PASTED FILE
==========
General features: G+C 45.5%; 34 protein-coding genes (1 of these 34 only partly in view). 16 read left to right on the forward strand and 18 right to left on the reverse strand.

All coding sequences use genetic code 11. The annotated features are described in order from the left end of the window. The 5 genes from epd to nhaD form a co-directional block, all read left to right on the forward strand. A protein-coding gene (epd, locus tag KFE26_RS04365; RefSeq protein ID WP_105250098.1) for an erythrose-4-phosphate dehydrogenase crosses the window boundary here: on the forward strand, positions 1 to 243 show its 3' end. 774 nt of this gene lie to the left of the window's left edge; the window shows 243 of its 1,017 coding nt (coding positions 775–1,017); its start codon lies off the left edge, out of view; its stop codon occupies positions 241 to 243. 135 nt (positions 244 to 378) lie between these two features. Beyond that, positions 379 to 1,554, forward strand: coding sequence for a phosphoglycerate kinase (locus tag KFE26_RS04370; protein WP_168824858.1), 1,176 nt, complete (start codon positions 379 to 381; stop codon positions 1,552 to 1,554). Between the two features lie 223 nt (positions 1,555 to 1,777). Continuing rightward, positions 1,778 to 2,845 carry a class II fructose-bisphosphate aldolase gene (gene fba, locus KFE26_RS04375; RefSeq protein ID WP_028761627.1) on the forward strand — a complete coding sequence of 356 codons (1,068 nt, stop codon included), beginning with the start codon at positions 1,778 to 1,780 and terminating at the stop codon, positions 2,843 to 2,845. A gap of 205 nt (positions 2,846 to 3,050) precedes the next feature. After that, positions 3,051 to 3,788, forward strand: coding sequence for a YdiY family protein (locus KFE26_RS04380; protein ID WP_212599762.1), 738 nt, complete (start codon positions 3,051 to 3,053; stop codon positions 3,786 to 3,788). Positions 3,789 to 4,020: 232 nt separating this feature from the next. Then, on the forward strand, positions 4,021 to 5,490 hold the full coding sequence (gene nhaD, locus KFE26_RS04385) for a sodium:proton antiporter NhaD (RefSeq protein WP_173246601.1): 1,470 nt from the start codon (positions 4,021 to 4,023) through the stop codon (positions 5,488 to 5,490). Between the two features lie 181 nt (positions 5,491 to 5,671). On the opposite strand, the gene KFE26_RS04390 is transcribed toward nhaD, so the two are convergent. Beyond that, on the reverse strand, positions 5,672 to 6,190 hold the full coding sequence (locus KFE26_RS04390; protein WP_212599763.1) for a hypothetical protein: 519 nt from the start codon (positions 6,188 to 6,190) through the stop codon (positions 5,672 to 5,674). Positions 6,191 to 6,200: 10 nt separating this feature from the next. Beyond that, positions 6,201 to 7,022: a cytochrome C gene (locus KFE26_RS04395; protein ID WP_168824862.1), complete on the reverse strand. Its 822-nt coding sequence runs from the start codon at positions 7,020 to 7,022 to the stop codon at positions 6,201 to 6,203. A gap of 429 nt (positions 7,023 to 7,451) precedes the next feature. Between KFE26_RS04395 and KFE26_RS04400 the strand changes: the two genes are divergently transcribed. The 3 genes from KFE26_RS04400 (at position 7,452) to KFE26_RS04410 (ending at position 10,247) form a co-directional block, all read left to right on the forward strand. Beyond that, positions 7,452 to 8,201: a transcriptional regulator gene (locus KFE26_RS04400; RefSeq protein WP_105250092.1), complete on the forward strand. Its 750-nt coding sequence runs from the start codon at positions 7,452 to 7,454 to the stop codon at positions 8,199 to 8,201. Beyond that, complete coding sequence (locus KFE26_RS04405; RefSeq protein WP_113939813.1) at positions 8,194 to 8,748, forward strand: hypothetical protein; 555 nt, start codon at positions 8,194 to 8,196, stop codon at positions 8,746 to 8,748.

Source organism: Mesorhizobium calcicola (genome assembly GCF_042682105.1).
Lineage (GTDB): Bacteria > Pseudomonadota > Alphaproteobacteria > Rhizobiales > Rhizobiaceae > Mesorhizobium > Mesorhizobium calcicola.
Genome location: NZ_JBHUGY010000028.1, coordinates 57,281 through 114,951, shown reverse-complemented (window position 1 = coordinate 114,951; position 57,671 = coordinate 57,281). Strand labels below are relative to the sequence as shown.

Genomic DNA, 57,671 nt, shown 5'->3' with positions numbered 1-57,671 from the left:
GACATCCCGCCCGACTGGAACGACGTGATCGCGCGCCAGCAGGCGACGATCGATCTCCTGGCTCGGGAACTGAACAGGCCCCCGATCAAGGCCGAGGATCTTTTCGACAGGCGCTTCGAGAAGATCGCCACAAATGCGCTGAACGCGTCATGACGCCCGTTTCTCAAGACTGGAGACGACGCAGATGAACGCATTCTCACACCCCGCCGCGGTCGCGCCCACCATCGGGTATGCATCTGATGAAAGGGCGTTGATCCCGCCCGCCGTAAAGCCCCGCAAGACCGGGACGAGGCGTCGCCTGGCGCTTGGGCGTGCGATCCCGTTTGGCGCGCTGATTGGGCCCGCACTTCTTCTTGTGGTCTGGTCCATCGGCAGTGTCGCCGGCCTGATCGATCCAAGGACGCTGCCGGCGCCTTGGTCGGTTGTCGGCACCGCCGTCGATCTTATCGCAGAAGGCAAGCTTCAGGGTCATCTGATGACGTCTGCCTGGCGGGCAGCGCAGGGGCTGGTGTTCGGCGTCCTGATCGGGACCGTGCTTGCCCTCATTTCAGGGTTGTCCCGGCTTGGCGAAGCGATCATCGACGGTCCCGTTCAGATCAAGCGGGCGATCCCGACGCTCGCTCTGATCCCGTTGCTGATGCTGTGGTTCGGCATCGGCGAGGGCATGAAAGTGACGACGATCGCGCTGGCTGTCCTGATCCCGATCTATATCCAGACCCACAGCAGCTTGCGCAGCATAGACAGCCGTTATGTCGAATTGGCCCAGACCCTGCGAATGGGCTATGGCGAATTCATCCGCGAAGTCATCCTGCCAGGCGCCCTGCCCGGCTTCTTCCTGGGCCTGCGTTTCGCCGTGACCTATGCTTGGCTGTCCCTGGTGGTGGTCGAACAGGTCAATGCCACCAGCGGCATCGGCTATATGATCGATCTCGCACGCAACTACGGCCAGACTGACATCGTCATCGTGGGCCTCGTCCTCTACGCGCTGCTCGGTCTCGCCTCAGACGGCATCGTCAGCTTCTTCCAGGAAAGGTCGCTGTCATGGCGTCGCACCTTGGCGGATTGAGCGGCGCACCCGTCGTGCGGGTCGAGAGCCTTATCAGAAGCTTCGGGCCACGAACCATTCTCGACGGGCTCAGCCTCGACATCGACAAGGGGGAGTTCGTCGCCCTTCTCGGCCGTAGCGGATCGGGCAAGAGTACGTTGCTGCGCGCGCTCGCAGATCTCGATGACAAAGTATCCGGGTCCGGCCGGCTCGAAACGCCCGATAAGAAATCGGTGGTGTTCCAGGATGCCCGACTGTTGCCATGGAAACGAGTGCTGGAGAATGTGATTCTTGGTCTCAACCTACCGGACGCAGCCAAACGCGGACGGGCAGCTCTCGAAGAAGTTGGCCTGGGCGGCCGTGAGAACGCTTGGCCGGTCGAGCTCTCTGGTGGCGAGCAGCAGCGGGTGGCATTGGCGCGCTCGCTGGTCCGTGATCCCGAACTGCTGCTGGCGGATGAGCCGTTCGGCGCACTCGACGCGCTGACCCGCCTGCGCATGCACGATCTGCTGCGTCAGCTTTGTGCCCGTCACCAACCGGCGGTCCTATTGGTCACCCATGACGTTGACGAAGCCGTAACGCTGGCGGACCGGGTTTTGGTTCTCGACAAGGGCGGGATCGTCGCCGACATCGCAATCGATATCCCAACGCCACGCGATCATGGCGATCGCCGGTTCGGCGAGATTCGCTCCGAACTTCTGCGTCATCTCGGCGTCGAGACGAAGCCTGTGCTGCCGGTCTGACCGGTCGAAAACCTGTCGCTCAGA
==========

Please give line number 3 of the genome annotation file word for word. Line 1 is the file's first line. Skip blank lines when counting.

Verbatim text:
Source organism: Mesorhizobium calcicola (genome assembly GCF_042682105.1).